Lead with Empathy, Lead with Inclusion

By: Michelle Bogan

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I lived in New York City during 9/11, and so much about the COVID-19 crisis takes me back viscerally to that time. The tragedy, the unknowns, the health crises, the business closures — and the humanity, the connection, and the gratitude for the service of those on the front lines.

The temptation is to keep waiting to see what will happen, to stay glued to the news and social media for any update that might indicate when it will all be over. This is a dangerous thing. It fuels the fire of feeling out of control and can spiral vastly and intensely.

What we all need to do is to start leading, now. Whether you are a leader in name or not, your leadership skills are desperately needed to create a sense of calm, connectedness, and compassion — in a word, INCLUSION — with those around you. This is especially true with your employees and colleagues, to help everyone feel their fears and needs are understood.

[Related: Embrace the Changes in Your Business and Personal Life]

This is a fantastic time to tap into ERG groups and other teams to surface the wide variety of needs people have right now. Odds are, many things can be addressed quickly and will benefit the majority of the company.

Be sure to create a simple tracking mechanism that lets everyone see what ideas are coming up, and what changes are being implemented and when. Transparency and communication are key. Finding good to come out of this crisis is vital. And sharing those wins helps people keep going.

The biggest thing we all control is how we choose to feel, communicate, and act. And it is important to remember these are choices. There are difficult decisions we all have to make right now. How we share those decisions with others, and describe the thought processes and feelings that led us to them, is a dialog that creates a very human, empathic connection.

[Related: Tips on Business Communication During Times of Crisis]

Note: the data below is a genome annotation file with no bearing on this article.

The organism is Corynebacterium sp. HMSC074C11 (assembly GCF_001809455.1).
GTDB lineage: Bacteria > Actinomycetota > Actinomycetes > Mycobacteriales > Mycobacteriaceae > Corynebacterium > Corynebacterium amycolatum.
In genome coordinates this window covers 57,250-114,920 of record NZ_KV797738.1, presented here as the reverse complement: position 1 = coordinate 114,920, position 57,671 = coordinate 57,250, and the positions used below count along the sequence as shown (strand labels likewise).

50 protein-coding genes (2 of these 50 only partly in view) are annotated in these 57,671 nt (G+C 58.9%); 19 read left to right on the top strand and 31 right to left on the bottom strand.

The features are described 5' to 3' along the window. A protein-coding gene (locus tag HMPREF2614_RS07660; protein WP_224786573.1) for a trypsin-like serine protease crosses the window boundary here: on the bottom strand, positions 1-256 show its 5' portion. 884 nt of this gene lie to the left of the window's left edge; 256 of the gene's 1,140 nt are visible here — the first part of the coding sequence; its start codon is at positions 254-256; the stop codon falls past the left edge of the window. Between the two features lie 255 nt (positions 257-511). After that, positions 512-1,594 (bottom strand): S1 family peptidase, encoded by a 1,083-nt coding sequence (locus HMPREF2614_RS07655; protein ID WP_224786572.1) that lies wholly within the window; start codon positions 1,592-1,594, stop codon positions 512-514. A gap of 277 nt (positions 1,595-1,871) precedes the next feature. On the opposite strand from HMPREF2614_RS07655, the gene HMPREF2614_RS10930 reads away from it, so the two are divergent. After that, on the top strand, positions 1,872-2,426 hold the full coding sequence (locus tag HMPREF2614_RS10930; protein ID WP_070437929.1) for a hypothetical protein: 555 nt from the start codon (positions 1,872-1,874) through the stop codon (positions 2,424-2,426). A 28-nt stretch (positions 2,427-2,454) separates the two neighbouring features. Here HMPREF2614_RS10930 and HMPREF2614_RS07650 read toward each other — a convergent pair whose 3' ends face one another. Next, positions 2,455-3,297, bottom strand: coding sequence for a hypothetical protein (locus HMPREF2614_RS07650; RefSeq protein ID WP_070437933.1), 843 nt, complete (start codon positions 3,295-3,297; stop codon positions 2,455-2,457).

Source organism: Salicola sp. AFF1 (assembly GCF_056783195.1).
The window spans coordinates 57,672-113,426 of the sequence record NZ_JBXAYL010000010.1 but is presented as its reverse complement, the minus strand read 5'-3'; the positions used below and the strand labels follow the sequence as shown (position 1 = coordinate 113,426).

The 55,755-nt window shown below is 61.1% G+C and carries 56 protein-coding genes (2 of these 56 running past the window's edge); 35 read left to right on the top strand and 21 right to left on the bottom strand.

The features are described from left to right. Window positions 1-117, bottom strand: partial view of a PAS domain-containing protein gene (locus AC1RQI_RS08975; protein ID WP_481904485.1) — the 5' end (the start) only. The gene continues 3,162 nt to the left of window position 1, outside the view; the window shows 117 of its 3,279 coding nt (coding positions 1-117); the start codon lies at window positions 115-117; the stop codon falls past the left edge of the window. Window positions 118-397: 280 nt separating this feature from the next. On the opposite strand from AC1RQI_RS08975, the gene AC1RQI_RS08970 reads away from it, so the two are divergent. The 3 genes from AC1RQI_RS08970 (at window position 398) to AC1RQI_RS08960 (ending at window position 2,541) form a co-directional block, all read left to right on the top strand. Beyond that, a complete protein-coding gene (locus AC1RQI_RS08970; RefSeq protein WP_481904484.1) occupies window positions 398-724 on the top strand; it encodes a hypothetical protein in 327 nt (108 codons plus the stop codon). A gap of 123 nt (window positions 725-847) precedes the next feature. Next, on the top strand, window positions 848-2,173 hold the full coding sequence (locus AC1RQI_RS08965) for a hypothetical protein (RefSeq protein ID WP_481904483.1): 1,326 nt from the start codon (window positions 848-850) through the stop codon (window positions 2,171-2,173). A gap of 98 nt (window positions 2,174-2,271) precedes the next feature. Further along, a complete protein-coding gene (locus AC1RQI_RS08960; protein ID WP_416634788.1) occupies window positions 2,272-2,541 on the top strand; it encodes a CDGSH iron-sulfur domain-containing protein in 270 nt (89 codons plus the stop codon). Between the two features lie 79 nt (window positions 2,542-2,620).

Empathy is the most important thing your employees and colleagues need right now. They deserve honesty about how this is impacting you, the company, and them. They need to know that you come to this issue as a human first. They need you to demonstrate that you understand that any decision has a direct and vital impact on them and that you don’t take that lightly.

You may feel like you have no idea yourself what will happen. I would argue that you do, at least to a degree, because you know the values and factors that will drive your decision-making. And that is what employees need to hear.

This is the time to reinforce the brand values and tenets that frame the steering of the company through good times and bad. If you don’t have those established, do that work now. Take the time to articulate how those values play into how decisions are made for the company, employees, partners, and customers. And how they will help you decide when and how to best change course when things turn around.

Remember, what scares people most is not knowing what will happen, and on top of that, not having a channel to communicate with someone who can listen and understand. While you may not be able to guarantee someone won’t lose their job or have to take a pay cut, you can give them comfort by being clear on the decision-making criteria, setting up two-way communication channels, and demonstrating thoughtfulness.

With these things in place, employees will have faith that leaders did their absolute best.

[Related: Building Effective Communication by Creating Covenant Agreements]

Throughout her twenty-five-year career, Michelle Bogan has mentored colleagues and clients, founded and led women’s groups, and helped promote many women and men to leadership positions. In 2018, she founded Equity for Women to advance the mission of empowering women at work.

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Originally published at https://www.ellevatenetwork.com.

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